Viridian Licorice Root Extract Vegetarian Capsules (60)
Has significant anti-inflammatory and anti-allergic activity
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Discovery Miles 1 790
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Licorice Root Veg Caps
INGREDIENTS: one vegetarian capsule provides:
Standardised Licorice root extract (20% glycerrhizinic acid) 250mg
Licorice root powder I00mg
In a base of alfalfa, spirulina & bilberry.
Licorice Root Glycyrrhiza Glabra
Licorice is one of the most extensively used and scientifically investigated herbal medicines.
The medicinal use of licorice in both eastern and western cultures dates back several thousand years.
Used primarily as a demulcent, expectorant, antitussive and mild laxative. Licorice is one of the most popular components of Chinese medicine. Its traditional uses include the treatment of peptic ulcers, asthma, pharyngitis, malaria, abdominal pain, insomnia and infections.
- Anti-Inflammatory/Anti-Allergic: Licorice has significant anti-inflammatory and anti-allergic activity, particularly in asthma and other atopic conditions. It does this by antagonising or counteracting the negative effects of cortisol. Negative aspects of cortisol activity include hepatic cholesterol synthesis, thymus atrophy, and adrenal atrophy(shrinkage). This cortisol-like effect relates to its ability to inhibit phospholipase A2. This enzyme clears lipids from cellular membranes, thus beginning the manufacture of inflammatory prostaglandins and leukotrienes.
- Oestrogen Balancing: Licorice is believed to exert an alterative action on oestrogen metabolism, this would imply that it has an adaptogenic action peaking out the highs and lows of oestrogen. Glycyrrhetinic acid antagonises many of the effects of oestrogens, particularly those from external sources (xeno-oestrogens).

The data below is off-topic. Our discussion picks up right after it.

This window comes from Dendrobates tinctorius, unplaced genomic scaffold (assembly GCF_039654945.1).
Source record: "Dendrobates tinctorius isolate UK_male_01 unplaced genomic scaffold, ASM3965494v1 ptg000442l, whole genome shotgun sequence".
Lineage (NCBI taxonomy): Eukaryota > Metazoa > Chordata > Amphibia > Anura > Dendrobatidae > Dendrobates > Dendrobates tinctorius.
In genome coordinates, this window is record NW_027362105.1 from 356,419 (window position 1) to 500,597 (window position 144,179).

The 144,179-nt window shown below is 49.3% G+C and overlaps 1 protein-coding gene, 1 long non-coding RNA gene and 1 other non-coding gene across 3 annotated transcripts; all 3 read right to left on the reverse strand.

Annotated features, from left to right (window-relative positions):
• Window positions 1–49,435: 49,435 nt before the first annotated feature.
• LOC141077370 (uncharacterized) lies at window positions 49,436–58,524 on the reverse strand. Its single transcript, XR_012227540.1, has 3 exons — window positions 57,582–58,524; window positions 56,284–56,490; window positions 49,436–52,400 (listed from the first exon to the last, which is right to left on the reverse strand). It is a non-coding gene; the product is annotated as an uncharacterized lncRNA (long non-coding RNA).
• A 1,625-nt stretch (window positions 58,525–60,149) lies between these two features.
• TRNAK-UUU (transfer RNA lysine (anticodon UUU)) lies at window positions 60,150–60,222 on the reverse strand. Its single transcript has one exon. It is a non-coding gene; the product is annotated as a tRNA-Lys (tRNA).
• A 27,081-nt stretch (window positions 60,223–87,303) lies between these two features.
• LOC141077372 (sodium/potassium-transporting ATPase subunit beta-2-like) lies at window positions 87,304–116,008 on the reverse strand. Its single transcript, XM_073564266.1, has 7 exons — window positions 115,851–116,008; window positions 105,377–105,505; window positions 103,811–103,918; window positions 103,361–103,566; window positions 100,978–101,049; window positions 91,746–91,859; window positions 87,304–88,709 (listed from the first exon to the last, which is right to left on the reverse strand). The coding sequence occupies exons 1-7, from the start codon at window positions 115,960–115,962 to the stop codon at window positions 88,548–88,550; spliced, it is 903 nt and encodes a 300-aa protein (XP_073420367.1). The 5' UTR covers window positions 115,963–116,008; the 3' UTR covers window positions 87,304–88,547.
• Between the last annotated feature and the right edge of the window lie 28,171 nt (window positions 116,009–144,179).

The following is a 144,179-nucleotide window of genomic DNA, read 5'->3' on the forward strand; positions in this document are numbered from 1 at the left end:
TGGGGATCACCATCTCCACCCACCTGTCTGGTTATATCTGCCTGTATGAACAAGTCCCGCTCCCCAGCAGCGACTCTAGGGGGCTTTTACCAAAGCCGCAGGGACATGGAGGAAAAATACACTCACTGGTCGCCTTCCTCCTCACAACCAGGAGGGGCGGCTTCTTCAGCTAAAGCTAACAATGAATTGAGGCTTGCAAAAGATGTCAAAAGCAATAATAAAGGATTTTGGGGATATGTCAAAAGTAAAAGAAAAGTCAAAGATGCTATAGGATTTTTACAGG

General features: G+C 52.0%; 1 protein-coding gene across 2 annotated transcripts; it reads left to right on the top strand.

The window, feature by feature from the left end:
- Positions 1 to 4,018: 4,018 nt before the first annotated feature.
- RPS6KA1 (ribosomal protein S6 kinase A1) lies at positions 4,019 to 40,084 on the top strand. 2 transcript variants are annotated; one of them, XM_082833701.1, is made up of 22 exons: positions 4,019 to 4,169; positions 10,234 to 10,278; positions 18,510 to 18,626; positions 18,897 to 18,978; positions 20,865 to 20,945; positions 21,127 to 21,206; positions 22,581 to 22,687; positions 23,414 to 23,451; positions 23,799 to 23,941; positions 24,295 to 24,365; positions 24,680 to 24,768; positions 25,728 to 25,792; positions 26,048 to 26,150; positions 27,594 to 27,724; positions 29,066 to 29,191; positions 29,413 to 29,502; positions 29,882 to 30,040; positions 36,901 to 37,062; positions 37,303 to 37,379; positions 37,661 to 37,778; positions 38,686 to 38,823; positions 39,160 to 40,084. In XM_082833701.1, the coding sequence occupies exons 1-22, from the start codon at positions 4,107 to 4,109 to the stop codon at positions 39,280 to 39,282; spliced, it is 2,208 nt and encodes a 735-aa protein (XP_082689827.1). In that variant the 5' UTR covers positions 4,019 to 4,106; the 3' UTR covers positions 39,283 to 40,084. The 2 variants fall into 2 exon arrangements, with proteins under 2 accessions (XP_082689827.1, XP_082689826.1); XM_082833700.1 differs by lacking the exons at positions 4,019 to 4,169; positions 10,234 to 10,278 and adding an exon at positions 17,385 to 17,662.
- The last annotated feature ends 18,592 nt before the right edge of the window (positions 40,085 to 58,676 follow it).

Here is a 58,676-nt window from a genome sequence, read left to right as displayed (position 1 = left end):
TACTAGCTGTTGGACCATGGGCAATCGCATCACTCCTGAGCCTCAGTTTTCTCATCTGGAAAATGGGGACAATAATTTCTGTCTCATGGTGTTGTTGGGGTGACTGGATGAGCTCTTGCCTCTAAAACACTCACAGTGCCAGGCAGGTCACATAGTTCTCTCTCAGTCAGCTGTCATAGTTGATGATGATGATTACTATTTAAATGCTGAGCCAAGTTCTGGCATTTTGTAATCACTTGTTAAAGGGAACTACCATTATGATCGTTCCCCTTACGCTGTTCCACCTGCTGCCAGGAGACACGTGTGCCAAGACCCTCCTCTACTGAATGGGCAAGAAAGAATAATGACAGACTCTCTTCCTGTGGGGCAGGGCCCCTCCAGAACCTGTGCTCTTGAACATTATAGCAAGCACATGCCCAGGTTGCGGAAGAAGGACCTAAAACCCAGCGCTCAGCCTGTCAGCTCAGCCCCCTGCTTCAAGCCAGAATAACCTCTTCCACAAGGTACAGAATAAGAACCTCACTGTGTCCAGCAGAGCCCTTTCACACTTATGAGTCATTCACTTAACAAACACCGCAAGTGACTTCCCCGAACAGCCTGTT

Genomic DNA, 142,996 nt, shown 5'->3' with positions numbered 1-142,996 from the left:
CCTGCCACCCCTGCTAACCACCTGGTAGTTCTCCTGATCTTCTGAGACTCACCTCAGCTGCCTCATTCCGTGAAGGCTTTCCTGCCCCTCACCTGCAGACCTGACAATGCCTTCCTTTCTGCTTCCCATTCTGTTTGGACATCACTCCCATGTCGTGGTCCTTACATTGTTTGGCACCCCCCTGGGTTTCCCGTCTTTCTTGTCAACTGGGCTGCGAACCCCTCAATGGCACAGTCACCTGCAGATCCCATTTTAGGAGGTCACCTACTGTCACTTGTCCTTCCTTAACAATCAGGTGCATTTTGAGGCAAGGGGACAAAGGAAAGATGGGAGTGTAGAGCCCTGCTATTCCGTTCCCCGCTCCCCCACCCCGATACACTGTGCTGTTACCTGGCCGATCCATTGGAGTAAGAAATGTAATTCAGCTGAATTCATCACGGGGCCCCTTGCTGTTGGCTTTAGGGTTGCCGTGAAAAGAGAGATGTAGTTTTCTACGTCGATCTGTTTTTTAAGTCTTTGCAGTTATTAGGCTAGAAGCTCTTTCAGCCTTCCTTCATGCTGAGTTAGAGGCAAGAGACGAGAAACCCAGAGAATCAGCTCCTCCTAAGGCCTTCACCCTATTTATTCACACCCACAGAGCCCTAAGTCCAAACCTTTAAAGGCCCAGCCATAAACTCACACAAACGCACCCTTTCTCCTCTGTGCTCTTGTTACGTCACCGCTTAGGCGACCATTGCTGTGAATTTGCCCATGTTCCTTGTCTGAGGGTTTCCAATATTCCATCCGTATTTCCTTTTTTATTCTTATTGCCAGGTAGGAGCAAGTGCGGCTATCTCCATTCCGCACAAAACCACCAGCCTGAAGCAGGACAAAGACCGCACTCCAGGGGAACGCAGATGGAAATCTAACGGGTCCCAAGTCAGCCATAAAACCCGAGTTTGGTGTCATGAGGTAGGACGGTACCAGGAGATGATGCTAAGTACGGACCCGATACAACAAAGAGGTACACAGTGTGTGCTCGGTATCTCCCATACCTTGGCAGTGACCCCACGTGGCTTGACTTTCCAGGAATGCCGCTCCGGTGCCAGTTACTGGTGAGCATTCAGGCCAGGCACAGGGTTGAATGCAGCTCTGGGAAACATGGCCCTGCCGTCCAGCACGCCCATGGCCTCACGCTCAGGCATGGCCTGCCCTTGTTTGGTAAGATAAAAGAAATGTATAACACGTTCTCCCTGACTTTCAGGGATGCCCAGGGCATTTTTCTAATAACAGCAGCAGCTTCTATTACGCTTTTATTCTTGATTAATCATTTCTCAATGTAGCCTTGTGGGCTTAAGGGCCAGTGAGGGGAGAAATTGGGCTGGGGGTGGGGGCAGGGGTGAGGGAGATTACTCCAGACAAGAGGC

- Adrenal Support: Licorice exerts steroidal effects of its own and demonstrates important clinical significance for the use in aiding withdrawal of steroidal anti-inflammatory drugs. The hormonal supportive effects offered by licorice may be useful in cases of chronic fatigue syndrome (CFS) and adrenal exhaustion states.
- Immune Strengthener: Glycyrrhizin and glycyrrhetinic acid induce interferon - the body’s natural anti-viral compound. Glycyrrhizin inhibits the growth of several DNA and RNA viruses, namely, vacinia, herpes simplex, vesicular and stomatis viruses.
- Anti-Bacterial: Alcohol extracts of licorice have displayed anti-microbial activity against staphylococcus aureus, streptococcus mutans, mycobacterium smegmatis and Candida albicans.
The majority of its anti-microbial effects are due to its isoflavanoid components, with glycyrrhetinic acid and derivatives having a lesser antibacterial effect.
- Liver Support: Glycyrrhetinic acid may inhibit chemical induced liver damage. It acts by preventing free radical damage as well as inhibiting the formation of free radicals.
- Expertorant: Licorice is a helpful remedy for coughs as it facilitates the movement of mucus from the respiratory tract.
- Anti-Ulcer: Licorice derived compounds have the effect of raising the local concentration of those prostaglandins that promote mucus secretion and cell proliferation in the stomach, leading to the healing of ulcers. Needs to be taken 20 minutes prior to food for efficacy ( see contraindications )